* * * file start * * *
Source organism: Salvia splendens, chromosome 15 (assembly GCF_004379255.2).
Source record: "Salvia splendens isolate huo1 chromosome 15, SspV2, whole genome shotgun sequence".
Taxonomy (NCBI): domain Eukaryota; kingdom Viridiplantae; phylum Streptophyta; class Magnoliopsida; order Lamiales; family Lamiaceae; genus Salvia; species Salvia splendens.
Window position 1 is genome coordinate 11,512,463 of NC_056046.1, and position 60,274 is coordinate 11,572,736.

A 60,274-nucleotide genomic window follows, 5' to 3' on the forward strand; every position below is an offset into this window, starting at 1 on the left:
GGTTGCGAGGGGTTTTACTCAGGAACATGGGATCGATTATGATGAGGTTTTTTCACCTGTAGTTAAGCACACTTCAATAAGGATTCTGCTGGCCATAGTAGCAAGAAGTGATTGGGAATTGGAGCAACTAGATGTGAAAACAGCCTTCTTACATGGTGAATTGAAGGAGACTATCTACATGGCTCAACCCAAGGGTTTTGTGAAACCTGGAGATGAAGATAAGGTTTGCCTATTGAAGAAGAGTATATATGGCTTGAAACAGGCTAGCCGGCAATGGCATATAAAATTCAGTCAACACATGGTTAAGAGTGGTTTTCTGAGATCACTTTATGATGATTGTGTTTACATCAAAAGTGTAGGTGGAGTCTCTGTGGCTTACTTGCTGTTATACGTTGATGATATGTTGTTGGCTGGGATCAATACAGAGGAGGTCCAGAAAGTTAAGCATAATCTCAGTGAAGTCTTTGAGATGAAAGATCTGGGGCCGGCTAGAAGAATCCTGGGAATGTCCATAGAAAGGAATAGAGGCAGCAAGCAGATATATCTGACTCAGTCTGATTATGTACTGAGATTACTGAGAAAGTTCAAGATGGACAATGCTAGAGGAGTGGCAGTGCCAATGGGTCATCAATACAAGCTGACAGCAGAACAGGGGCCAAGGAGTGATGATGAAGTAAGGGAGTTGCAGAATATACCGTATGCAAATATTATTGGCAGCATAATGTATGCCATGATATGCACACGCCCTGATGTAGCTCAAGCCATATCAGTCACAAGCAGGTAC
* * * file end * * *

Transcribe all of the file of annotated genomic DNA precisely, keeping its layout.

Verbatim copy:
Source organism: Salvia splendens, chromosome 15 (assembly GCF_004379255.2).
Source record: "Salvia splendens isolate huo1 chromosome 15, SspV2, whole genome shotgun sequence".
Taxonomy (NCBI): domain Eukaryota; kingdom Viridiplantae; phylum Streptophyta; class Magnoliopsida; order Lamiales; family Lamiaceae; genus Salvia; species Salvia splendens.
Window position 1 is genome coordinate 11,512,463 of NC_056046.1, and position 60,274 is coordinate 11,572,736.

A 60,274-nucleotide genomic window follows, 5' to 3' on the forward strand; every position below is an offset into this window, starting at 1 on the left:
GGTTGCGAGGGGTTTTACTCAGGAACATGGGATCGATTATGATGAGGTTTTTTCACCTGTAGTTAAGCACACTTCAATAAGGATTCTGCTGGCCATAGTAGCAAGAAGTGATTGGGAATTGGAGCAACTAGATGTGAAAACAGCCTTCTTACATGGTGAATTGAAGGAGACTATCTACATGGCTCAACCCAAGGGTTTTGTGAAACCTGGAGATGAAGATAAGGTTTGCCTATTGAAGAAGAGTATATATGGCTTGAAACAGGCTAGCCGGCAATGGCATATAAAATTCAGTCAACACATGGTTAAGAGTGGTTTTCTGAGATCACTTTATGATGATTGTGTTTACATCAAAAGTGTAGGTGGAGTCTCTGTGGCTTACTTGCTGTTATACGTTGATGATATGTTGTTGGCTGGGATCAATACAGAGGAGGTCCAGAAAGTTAAGCATAATCTCAGTGAAGTCTTTGAGATGAAAGATCTGGGGCCGGCTAGAAGAATCCTGGGAATGTCCATAGAAAGGAATAGAGGCAGCAAGCAGATATATCTGACTCAGTCTGATTATGTACTGAGATTACTGAGAAAGTTCAAGATGGACAATGCTAGAGGAGTGGCAGTGCCAATGGGTCATCAATACAAGCTGACAGCAGAACAGGGGCCAAGGAGTGATGATGAAGTAAGGGAGTTGCAGAATATACCGTATGCAAATATTATTGGCAGCATAATGTATGCCATGATATGCACACGCCCTGATGTAGCTCAAGCCATATCAGTCACAAGCAGGTAC